AUGUSTA — Maine has lost its latest battle in a yearslong fight involving a state psychiatric hospital and $72 million in funding that federal officials want back.

The U.S. Centers for Medicare and Medicaid Services last week rejected former Republican Gov. Paul LePage’s last effort to keep Maine from repaying the funds. Democratic Gov. Janet Mills said she’s reviewing all options, but didn’t specify what avenues she could pursue.

The 92-bed Riverview Psychiatric Center recently regained federal certification, which it lost in 2013 over deficiencies that included the use of stun guns and pepper spray, the improper use of restraints and seclusion of patients, poor record-keeping and medication errors.

In 2014, a federal official told the Portland Press Herald that the LePage administration was not allowed to draw down Medicaid money for Riverview because the facility had been decertified. But the state did so anyway for more than three years, at the rate of about $3.5 million to $4.6 million per quarter, according to a June 7 letter to the state from Richard McGreal, associate regional administrator in the CMS Boston office.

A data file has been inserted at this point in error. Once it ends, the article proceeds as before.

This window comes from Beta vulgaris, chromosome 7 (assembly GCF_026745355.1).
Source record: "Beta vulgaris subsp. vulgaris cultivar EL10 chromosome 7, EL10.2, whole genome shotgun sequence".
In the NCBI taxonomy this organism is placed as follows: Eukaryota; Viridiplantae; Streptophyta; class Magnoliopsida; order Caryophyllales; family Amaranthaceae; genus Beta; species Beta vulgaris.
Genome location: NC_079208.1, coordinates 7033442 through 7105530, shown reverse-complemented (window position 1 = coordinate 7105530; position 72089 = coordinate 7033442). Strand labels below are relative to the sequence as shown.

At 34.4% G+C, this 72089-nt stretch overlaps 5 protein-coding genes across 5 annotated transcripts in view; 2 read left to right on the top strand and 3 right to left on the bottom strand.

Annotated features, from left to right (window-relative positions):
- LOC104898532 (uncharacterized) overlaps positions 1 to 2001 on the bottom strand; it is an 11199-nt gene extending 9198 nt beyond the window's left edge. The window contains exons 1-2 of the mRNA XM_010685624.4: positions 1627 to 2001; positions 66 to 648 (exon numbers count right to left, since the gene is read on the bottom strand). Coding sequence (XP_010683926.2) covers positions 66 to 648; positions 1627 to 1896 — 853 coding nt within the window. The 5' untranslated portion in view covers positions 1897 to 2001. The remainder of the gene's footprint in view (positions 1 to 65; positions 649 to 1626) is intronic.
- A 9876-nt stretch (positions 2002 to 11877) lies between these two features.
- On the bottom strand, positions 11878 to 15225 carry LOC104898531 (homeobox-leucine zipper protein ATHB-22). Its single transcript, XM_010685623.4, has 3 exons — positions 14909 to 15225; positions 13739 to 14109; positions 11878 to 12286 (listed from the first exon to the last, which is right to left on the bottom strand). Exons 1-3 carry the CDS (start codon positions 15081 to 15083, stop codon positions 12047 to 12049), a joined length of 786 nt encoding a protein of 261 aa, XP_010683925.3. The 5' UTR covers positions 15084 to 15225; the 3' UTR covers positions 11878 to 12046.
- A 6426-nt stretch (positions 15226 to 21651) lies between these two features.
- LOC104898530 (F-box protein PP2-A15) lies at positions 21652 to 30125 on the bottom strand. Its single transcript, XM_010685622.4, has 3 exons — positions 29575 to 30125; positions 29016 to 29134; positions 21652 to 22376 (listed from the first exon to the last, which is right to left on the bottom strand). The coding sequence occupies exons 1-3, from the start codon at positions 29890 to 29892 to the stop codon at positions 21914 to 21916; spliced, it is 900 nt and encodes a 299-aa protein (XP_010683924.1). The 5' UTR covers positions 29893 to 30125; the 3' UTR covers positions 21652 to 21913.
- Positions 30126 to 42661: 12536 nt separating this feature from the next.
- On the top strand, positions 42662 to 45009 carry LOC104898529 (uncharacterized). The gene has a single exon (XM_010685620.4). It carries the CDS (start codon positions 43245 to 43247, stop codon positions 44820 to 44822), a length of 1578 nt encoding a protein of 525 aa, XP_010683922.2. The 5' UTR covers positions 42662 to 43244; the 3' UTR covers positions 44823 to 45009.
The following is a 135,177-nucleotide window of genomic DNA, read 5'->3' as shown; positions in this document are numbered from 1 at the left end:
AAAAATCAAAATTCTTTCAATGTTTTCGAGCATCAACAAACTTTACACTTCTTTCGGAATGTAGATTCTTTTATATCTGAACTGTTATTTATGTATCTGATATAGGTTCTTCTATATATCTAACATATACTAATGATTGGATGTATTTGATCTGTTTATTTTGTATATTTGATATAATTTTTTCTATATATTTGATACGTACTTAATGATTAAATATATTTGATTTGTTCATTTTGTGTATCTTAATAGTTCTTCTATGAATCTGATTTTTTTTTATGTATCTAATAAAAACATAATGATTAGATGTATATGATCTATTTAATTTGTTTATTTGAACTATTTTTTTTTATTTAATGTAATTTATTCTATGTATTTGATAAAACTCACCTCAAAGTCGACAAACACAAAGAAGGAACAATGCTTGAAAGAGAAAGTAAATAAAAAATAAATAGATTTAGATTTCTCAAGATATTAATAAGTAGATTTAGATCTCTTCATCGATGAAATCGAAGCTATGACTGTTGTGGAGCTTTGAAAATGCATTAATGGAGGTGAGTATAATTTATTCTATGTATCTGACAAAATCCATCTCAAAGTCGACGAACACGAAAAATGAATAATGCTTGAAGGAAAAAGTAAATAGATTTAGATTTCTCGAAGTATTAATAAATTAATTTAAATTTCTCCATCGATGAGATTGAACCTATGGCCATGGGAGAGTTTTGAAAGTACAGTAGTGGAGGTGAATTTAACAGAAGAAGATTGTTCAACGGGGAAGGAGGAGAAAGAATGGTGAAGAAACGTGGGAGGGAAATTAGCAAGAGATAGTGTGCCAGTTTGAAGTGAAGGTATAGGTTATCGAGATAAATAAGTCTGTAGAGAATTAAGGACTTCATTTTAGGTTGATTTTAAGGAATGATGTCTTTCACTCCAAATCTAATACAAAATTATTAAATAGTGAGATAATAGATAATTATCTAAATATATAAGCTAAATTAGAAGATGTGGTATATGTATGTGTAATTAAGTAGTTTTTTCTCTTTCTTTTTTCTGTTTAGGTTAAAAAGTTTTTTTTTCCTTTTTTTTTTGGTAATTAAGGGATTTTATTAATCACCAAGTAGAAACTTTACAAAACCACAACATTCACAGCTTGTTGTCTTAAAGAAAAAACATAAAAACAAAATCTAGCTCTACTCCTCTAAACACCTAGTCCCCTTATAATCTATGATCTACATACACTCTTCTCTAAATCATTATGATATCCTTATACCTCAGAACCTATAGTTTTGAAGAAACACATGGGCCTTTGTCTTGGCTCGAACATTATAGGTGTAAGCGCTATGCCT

Trish Riley, an adjunct professor at the University of Southern Maine’s Muskie School of Public Service, told the Press Herald in 2014 that state officials should have realized that any funding used for a decertified facility was only a stopgap to keep the place running while it worked to become recertified.

“You take that money with the understanding that you’re going to have to pay it back,” said Riley, who was director of health policy and finance under former Gov. John Baldacci. “Federal funds cannot be used to pay for decertified facilities.”

LePage claimed in March 2017 that the decertification was an act of political retaliation by former President Obama. But even after Obama left office and Republican President Trump took over in 2017, the hospital continued to lack its federal certification.

Federal officials in 2017 said Maine must repay $51 million in federal funding used for Riverview while it was decertified. The penalty has since grown.

Maine appealed the decision and lawmakers set aside $65 million to repay the money. Maine was hit with a $14 million federal funding cut last year.


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